Three passenger-freight ferries work presently on two lines in Liepaja, i.e. Liepaja - Rostock (Germany) and Liepaja - Karlshamn (Sweden). Liepajas port Terrabalt’s stevedore company serves both ferry lines. According to port data, for the first quarter of this year it transported 1711 passengers (25% less, than for the same period last year).

Only one ferry line works in Ventspils, i.e. Ventspils- Nuneshamn (Sweden); the line operator - the company VV Line LV presently brought a court action against Ventspils free port (VFP) management in Kurzeme district court. VFP’s claim is based on the fact that VV Line LV did not return in time 4,1 million dollars loan received from harbour’s authorities.

In June 2003 VentLines opened a new ferry line on route Ventspils-Travemunde (Germany). The operator of a ferry line is Latvijas kugnieciba, and the shiping agent is the company Latvian Finnish Maritime Agency.


Lithuania: all hopes put on “2 K”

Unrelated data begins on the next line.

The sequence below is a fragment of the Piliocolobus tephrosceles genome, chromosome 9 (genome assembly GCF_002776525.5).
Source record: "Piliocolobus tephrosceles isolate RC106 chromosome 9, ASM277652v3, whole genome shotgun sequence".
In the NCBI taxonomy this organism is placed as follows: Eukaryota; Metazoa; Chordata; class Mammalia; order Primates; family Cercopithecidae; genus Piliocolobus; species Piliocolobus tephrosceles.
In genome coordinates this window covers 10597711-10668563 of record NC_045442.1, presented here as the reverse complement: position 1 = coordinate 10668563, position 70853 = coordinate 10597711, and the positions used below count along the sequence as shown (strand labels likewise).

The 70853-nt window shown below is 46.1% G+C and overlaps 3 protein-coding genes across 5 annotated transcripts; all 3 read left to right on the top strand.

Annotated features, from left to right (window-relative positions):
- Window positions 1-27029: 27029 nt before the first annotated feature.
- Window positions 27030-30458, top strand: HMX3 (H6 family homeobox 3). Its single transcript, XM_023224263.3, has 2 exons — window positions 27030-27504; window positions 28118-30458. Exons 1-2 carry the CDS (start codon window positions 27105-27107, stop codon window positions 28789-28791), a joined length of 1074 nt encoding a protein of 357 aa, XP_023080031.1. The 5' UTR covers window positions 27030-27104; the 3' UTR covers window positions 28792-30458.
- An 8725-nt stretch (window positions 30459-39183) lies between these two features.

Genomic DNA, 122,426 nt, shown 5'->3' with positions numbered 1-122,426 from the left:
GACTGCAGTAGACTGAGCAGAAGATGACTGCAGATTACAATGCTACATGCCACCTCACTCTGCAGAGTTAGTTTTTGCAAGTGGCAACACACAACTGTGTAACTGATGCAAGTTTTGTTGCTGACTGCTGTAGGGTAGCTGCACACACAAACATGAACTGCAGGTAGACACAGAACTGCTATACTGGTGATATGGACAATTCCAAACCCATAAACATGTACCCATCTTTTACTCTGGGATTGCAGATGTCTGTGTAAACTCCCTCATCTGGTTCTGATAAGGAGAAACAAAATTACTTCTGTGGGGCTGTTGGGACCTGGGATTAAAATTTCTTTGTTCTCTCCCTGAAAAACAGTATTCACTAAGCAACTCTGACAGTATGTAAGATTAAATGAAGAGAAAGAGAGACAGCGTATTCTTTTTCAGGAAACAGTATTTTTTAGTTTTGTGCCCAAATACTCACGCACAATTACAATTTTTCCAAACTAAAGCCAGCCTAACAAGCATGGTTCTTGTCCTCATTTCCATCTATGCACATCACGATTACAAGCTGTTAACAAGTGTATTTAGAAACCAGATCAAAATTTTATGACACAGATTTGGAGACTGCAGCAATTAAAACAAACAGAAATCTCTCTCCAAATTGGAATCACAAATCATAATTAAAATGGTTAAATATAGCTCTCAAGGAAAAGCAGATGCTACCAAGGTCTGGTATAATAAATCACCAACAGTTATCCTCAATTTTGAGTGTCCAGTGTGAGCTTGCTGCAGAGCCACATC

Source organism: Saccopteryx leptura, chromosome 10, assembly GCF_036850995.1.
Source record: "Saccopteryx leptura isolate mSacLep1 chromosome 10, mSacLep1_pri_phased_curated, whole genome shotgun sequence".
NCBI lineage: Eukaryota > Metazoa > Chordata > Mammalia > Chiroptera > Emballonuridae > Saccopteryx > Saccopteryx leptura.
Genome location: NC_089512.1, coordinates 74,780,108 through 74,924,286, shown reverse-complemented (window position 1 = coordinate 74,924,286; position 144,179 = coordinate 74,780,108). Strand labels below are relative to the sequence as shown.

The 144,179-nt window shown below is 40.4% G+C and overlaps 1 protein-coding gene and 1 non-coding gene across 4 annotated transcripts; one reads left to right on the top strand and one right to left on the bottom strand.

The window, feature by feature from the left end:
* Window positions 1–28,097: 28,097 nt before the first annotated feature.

Lithuania occupies an intermediary position in ferry transportation between Estonia and Latvia. It is due to a favorable coincidence of circumstances. On the one hand, the country’s inherited from the USSR a working ferry line towards Germany; on the other side, there were generous investments from Danish company DFDS Tor Line. In the year 2002 the Danish company invested 21 million dollars, this year they plan to invest 70 million dollars. Lithuanian company LBS, having already eight ferries, intends to buy a new Danish ship Dana Gloria for 48 million dollars, and put it on line Klaipeda - Kiel.

An assistant to Lisco Baltic Service’s general director Mrs. Tatyana Remezova in interview to BC acknowledged: "Danish company DFDS Tor Line owns 86% of LBS’s shares and consequently defines the perspectives of ferry business development. The company’s general director Arturas Gedgaudas intends to buy a new ferry, but finally this question is still under discussion".